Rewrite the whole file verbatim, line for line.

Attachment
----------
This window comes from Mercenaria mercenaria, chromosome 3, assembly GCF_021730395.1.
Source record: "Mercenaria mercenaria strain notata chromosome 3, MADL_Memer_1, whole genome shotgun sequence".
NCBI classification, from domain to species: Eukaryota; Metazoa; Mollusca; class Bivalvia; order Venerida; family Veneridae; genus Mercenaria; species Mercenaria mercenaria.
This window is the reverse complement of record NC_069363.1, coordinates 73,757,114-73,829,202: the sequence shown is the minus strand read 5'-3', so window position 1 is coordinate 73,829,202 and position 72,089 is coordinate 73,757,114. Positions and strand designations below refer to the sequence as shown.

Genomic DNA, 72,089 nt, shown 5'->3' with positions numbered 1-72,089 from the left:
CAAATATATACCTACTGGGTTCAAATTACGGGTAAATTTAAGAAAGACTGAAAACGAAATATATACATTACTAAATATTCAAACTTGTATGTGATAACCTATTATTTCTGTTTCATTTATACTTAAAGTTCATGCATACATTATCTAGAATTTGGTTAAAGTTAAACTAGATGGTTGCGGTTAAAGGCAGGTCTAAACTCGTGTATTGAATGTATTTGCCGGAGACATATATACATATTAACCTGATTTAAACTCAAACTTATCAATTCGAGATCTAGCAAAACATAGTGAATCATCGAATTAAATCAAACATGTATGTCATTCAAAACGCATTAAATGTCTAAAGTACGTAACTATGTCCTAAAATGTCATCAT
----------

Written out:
This window comes from Mercenaria mercenaria, chromosome 3, assembly GCF_021730395.1.
Source record: "Mercenaria mercenaria strain notata chromosome 3, MADL_Memer_1, whole genome shotgun sequence".
NCBI classification, from domain to species: Eukaryota; Metazoa; Mollusca; class Bivalvia; order Venerida; family Veneridae; genus Mercenaria; species Mercenaria mercenaria.
This window is the reverse complement of record NC_069363.1, coordinates 73,757,114-73,829,202: the sequence shown is the minus strand read 5'-3', so window position 1 is coordinate 73,829,202 and position 72,089 is coordinate 73,757,114. Positions and strand designations below refer to the sequence as shown.

Genomic DNA, 72,089 nt, shown 5'->3' with positions numbered 1-72,089 from the left:
CAAATATATACCTACTGGGTTCAAATTACGGGTAAATTTAAGAAAGACTGAAAACGAAATATATACATTACTAAATATTCAAACTTGTATGTGATAACCTATTATTTCTGTTTCATTTATACTTAAAGTTCATGCATACATTATCTAGAATTTGGTTAAAGTTAAACTAGATGGTTGCGGTTAAAGGCAGGTCTAAACTCGTGTATTGAATGTATTTGCCGGAGACATATATACATATTAACCTGATTTAAACTCAAACTTATCAATTCGAGATCTAGCAAAACATAGTGAATCATCGAATTAAATCAAACATGTATGTCATTCAAAACGCATTAAATGTCTAAAGTACGTAACTATGTCCTAAAATGTCATCAT